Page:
Roses are always showstoppers of the garden, and our red knockout roses seem to get the tiny birds’ attention! But roses don’t have the nectar hummingbirds crave. Plant some beautiful lilies from bulbs to enjoy next Spring. You will enjoy their regal beauty for years to come, and they are also a draw for hummingbirds. Hummingbirds are attracted to red, but they frequent our numerous pink lilies throughout the summer season. Hummingbirds also enjoy the flowers of tiny coral bells. Phlox is a tall, old-fashioned flower perfect for your hummingbird garden. Flowering sage and delphinium attract the tiny visitors to our garden. The absolute best perennial we have grown for attracting hummingbirds to our Pennsylvania garden is bee balm. When it begins to flower mid-summer, the hummingbirds can’t get enough!

Like most gardeners, I can hardly wait for container planting each Spring. Every new year provides the opportunity to get creative and plant something original for our patio, combined with some old favorites, of course! Containers are great for small space gardens.  Even a windowbox garden affords the opportunity to attract hummingbirds. This year, I chose to emphasize reds which proved an excellent strategy for enjoying hummingbirds up close. For hanging baskets, try some stunning fuchsia or lantana. I planted ‘Gartenmeister Bonstedt’ fuchsia this year and it was fantastic! We saw hummingbirds in this lovely plant every day. I will be buying this again, and if you’re lucky enough to enjoy it year-round, give it a try!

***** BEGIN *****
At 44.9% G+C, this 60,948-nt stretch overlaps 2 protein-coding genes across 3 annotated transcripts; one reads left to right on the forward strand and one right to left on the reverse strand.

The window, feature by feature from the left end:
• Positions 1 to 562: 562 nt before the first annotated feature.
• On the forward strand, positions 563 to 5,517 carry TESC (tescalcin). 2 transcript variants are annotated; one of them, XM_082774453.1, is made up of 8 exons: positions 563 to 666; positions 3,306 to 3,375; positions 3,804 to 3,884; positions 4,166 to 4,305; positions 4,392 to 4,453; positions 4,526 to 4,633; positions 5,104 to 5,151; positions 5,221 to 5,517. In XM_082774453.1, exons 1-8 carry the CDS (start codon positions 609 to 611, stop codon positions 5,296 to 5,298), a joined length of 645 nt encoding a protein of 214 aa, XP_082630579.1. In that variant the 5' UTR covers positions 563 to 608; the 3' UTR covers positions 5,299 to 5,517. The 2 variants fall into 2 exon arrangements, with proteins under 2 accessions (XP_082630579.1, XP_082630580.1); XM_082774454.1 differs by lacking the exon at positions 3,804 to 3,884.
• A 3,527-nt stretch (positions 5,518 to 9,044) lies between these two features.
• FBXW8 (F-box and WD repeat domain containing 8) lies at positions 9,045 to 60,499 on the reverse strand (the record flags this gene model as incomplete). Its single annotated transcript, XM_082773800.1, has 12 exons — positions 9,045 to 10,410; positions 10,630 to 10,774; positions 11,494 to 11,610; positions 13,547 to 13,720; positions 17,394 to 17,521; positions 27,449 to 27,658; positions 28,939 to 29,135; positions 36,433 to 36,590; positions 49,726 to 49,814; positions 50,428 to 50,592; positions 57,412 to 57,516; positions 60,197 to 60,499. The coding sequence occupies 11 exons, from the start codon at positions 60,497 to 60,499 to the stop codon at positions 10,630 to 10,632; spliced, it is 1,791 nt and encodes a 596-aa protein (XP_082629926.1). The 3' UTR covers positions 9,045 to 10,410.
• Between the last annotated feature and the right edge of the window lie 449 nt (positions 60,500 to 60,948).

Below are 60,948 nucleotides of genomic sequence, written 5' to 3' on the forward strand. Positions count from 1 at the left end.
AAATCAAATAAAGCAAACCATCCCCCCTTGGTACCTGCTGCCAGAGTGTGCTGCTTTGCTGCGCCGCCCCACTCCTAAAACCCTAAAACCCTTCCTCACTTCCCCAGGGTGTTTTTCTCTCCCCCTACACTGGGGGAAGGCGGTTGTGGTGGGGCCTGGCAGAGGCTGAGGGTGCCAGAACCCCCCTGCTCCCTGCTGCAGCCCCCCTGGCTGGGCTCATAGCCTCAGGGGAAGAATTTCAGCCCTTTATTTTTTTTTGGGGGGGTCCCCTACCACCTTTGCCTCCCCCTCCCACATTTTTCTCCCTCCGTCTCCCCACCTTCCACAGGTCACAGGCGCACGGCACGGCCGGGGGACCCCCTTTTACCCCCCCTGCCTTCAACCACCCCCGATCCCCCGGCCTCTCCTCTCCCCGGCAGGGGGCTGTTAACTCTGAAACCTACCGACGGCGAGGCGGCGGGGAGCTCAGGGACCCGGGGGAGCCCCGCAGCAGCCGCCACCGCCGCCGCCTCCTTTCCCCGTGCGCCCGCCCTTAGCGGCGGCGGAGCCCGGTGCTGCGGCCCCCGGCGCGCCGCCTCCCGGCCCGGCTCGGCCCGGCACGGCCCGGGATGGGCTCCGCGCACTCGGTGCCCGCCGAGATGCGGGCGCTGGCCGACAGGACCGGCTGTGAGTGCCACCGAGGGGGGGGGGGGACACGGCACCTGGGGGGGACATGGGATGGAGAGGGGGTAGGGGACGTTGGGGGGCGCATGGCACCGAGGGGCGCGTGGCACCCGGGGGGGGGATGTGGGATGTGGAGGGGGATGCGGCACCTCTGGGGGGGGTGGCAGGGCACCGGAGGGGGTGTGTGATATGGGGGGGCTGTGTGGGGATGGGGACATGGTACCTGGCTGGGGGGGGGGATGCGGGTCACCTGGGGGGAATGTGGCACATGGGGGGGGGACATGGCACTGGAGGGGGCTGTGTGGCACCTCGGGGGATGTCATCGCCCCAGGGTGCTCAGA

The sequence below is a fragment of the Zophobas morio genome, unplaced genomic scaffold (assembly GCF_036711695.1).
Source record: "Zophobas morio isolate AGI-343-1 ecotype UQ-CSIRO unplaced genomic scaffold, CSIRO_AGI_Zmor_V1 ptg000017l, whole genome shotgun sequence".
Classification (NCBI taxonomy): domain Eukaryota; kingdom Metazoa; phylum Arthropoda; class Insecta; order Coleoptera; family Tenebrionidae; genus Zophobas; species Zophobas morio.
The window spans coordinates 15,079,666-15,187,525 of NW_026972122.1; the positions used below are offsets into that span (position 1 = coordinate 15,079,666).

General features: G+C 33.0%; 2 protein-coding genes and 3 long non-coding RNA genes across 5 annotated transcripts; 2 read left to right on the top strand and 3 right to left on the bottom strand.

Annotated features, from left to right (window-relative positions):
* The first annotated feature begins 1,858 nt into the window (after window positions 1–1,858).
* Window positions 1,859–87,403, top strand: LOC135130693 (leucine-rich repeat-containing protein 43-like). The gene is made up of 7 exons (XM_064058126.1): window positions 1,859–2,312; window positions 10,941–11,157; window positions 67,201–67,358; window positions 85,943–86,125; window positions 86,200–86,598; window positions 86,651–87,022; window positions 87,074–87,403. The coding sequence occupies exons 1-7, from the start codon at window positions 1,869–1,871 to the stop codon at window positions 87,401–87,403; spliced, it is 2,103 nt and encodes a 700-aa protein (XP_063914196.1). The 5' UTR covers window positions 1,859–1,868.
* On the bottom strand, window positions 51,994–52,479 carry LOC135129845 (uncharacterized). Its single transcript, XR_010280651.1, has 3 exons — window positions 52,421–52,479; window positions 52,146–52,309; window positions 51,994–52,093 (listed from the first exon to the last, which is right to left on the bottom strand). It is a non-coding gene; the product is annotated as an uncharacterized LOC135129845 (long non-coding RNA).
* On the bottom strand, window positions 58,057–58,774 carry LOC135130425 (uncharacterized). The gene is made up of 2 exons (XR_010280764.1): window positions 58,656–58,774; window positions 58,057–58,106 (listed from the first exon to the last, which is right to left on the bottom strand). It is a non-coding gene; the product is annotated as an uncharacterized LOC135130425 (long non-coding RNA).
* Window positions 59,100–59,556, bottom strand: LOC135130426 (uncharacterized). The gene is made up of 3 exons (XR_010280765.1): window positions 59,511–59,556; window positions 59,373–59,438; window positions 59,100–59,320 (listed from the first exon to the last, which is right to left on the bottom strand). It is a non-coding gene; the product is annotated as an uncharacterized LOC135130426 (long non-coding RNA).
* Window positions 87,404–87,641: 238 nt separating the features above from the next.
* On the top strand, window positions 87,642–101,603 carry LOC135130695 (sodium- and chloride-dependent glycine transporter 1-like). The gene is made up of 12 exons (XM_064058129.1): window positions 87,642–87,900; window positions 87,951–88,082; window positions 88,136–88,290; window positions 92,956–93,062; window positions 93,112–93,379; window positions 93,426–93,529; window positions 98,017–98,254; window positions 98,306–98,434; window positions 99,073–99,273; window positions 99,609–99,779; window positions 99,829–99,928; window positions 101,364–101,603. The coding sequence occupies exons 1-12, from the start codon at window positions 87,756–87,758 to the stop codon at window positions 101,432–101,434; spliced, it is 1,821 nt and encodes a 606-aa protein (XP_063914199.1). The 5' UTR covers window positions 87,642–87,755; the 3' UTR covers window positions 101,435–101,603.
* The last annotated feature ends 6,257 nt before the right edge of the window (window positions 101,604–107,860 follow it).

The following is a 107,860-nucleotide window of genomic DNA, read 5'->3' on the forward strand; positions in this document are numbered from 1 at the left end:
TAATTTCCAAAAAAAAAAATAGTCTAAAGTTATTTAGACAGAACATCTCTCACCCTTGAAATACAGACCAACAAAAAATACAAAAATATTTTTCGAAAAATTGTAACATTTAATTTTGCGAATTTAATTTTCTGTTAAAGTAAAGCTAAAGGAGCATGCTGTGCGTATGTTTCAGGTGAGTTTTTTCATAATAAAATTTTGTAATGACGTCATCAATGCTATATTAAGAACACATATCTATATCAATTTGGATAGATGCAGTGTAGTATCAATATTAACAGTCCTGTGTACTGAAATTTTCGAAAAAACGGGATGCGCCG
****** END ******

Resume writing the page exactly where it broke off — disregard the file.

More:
Hummingbirds absolutely loved the Mandevilla and red wave petunias I planted this year. The red hibiscus was also a big draw. You could also choose snapdragons, four-o-clocks, nicotiana, zinnias, and angel wing impatiens to attract hummingbirds to your flower border.

Most birds appreciate having a source of water around, and hummingbirds are no exception. Try placing a birdbath or a bubbling fountain in your outdoor area. Birds are attracted to moving water, so our fountain has brought a huge variety of birds to the patio. We have a birdbath and fountain strategically placed in our backyard, and the number of birds who get up close to us humans to enjoy a quick bath is surprising!

What tips do you have for hummingbird gardening? We would love to hear from you!

Follow My Blog

Get new content delivered directly to your inbox.